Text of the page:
Monday 16 September 2019

Treasures: Making a song and dance about a Chinese tea caddy

Ireland's Fine Arts, antiques and collectables column

All the tea in China: the Marchioness's caddy
All the tea in China: the Marchioness's caddy
Watch of Imperial Court

Eleanor Flegg

Miss Rosie Boote was a Gaiety Girl with a life straight out of romantic fiction. She was born in Tipperary in 1878 and made her way to London to join the chorus at the old Gaiety Theatre. From here, she sang and danced her way to stardom. Geoffrey, Fourth Marquess of Headfort, fell in love with Miss Rosie Boote and proposed marriage. There was a glorious scandal - even King Edward VI of England tried to discourage the match - but the Marquess resigned his army commission, converted to Catholicism, and married her. They lived at Headfort House, near Kells in Co Meath, and had three children together, and Rosie, Fourth Marchioness of Headfort, was so charming that she won the hearts of the grumpy aristocracy.

Now, her tea caddy is coming up for auction. "I was doing a valuation and this guy brings in a little wooden box," says Philip Sheppard, auctioneer. He turned it over in his hands. It was a Chinese tea caddy, made in the first quarter of the 19th century, and came with a hefty lock. Tea was a precious substance.

The box was carved, on the top and on the sides, with traditional Chinese symbols. Then he opened the lid and could hardly believe his eyes. The inside of the lid was carved with the crest and motto of the Marquess of Headfort. The motto is in Latin: Consequitur quodcunque petit (He obtains whatever he seeks). Sheppard was gobsmacked.

"I've never seen anything like it. Someone living in Co Meath commissioned that box, and sent away for it, and had it shipped back to Headfort House from China. In those days it was like having something sent from the moon!" The tea caddy (est. €300 to €500) will be sold as part of Sheppard's Masterworks auction.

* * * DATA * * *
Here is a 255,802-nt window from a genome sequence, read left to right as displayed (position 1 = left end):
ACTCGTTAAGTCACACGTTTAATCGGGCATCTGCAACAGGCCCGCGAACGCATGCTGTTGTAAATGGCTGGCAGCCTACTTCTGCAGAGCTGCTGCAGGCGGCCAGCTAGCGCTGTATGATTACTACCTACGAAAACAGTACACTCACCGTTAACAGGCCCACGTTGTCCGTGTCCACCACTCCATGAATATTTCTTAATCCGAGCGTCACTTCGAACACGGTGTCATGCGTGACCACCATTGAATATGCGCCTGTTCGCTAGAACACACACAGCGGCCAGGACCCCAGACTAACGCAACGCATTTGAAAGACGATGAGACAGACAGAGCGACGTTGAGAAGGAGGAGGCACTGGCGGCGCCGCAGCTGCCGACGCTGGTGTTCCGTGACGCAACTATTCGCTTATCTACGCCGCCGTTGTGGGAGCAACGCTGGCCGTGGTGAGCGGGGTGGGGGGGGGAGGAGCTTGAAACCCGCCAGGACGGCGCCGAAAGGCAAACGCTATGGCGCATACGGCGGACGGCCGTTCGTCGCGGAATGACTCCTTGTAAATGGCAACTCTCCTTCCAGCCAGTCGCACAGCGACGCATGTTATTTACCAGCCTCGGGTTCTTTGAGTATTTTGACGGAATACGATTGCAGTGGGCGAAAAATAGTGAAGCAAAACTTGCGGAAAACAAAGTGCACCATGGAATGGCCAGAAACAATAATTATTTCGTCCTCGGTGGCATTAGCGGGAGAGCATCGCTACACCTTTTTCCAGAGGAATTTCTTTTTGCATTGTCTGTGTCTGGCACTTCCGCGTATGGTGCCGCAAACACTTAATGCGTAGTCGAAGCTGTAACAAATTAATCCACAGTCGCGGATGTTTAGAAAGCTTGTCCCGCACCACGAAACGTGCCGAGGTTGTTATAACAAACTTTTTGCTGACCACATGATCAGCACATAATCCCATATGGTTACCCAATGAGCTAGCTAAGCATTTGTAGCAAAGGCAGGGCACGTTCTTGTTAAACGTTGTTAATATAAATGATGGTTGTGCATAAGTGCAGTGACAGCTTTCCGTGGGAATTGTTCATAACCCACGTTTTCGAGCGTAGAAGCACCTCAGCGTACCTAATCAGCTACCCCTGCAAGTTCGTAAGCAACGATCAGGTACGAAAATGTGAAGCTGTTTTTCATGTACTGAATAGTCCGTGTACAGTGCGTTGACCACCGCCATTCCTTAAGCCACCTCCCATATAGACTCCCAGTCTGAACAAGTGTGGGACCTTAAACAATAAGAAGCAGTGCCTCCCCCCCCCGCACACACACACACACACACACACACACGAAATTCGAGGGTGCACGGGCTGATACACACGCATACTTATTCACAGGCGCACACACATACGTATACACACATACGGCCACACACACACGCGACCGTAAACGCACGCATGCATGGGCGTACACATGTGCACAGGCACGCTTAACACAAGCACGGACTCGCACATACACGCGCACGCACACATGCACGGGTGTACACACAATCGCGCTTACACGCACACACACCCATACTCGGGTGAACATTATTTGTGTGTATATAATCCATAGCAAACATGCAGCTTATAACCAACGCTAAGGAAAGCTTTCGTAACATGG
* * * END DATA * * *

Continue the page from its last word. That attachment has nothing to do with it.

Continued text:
In terms of a meeting of Irish and Chinese culture, the tea caddy is a one-off but there is another - far more valuable - example of hybrid heritage in the auction. It's a 18k gold and enamel pocket watch (est. €20,000 to €30,000) by the London watchmaker, William Ilbery around 1815. The back shows the enamelled portrait of a courtier at the Imperial Court. "He would have commissioned the watch and sent a portrait of himself, painted on glass, so that the enamellist could copy it," Sheppard says, explaining that the watch was actually made and enamelled in Switzerland. "It's a Swiss watch but it was packaged as being English because the East India Company had access to the market in Canton."

The trade relationship between Britain and China ended with the Opium Wars of the mid-19th century. The East India Company and other British merchants smuggled Indian opium into China, sold it, and used the money to buy tea. By 1840, 10 million Chinese opium addicts were sustained by illegal British imports. The Chinese, understandably, wanted to end the trade and Britain went to war on behalf of the drug dealers. The sale also includes a Qing period ivory opium pipe (€200 to €300).

The most spectacular - and potentially the most valuable - piece of Chinese culture in the sale is a Qing Dynasty Imperial seal, square in form, and surmounted by a double-headed jade dragon (est. €30,000 to €50,000). It's a large piece, 10cm high by 13cm square, with a very strong presence. "It would have been used as an official stamp in the Imperial Court," Sheppard says. "My instinct tells me that it may have been a very important Imperial Chinese seal, but we just don't know." Chinese pieces can be difficult to interpret. "If I'd seen this 20 years ago I wouldn't have given it a second glance," Sheppard admits.